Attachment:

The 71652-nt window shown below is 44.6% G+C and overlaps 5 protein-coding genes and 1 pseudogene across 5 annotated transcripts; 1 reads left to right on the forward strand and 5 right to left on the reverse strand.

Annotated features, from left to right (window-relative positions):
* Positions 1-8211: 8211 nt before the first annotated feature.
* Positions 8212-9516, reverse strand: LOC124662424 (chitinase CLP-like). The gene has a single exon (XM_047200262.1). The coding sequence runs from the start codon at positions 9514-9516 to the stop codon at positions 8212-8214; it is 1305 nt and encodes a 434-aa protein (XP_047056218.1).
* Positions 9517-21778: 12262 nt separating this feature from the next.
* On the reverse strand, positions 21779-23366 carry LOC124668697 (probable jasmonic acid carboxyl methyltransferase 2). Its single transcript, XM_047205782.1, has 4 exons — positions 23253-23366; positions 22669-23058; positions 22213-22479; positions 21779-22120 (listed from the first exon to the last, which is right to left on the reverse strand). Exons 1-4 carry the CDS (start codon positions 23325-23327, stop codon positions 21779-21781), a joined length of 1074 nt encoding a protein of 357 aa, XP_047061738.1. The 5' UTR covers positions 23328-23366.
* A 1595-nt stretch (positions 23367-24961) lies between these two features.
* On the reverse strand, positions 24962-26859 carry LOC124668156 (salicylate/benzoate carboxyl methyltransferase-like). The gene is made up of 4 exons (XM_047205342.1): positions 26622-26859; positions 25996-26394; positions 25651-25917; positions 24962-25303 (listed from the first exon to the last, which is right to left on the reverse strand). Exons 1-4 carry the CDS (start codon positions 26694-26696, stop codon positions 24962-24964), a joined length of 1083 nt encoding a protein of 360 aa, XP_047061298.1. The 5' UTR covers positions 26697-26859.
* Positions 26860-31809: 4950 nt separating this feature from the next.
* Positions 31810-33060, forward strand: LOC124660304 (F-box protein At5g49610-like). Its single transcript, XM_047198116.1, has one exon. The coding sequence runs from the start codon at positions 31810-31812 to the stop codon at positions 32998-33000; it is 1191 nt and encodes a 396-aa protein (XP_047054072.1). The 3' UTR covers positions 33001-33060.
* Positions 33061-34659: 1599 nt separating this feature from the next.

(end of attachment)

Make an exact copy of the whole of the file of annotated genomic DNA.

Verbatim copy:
The 71652-nt window shown below is 44.6% G+C and overlaps 5 protein-coding genes and 1 pseudogene across 5 annotated transcripts; 1 reads left to right on the forward strand and 5 right to left on the reverse strand.

Annotated features, from left to right (window-relative positions):
* Positions 1-8211: 8211 nt before the first annotated feature.
* Positions 8212-9516, reverse strand: LOC124662424 (chitinase CLP-like). The gene has a single exon (XM_047200262.1). The coding sequence runs from the start codon at positions 9514-9516 to the stop codon at positions 8212-8214; it is 1305 nt and encodes a 434-aa protein (XP_047056218.1).
* Positions 9517-21778: 12262 nt separating this feature from the next.
* On the reverse strand, positions 21779-23366 carry LOC124668697 (probable jasmonic acid carboxyl methyltransferase 2). Its single transcript, XM_047205782.1, has 4 exons — positions 23253-23366; positions 22669-23058; positions 22213-22479; positions 21779-22120 (listed from the first exon to the last, which is right to left on the reverse strand). Exons 1-4 carry the CDS (start codon positions 23325-23327, stop codon positions 21779-21781), a joined length of 1074 nt encoding a protein of 357 aa, XP_047061738.1. The 5' UTR covers positions 23328-23366.
* A 1595-nt stretch (positions 23367-24961) lies between these two features.
* On the reverse strand, positions 24962-26859 carry LOC124668156 (salicylate/benzoate carboxyl methyltransferase-like). The gene is made up of 4 exons (XM_047205342.1): positions 26622-26859; positions 25996-26394; positions 25651-25917; positions 24962-25303 (listed from the first exon to the last, which is right to left on the reverse strand). Exons 1-4 carry the CDS (start codon positions 26694-26696, stop codon positions 24962-24964), a joined length of 1083 nt encoding a protein of 360 aa, XP_047061298.1. The 5' UTR covers positions 26697-26859.
* Positions 26860-31809: 4950 nt separating this feature from the next.
* Positions 31810-33060, forward strand: LOC124660304 (F-box protein At5g49610-like). Its single transcript, XM_047198116.1, has one exon. The coding sequence runs from the start codon at positions 31810-31812 to the stop codon at positions 32998-33000; it is 1191 nt and encodes a 396-aa protein (XP_047054072.1). The 3' UTR covers positions 33001-33060.
* Positions 33061-34659: 1599 nt separating this feature from the next.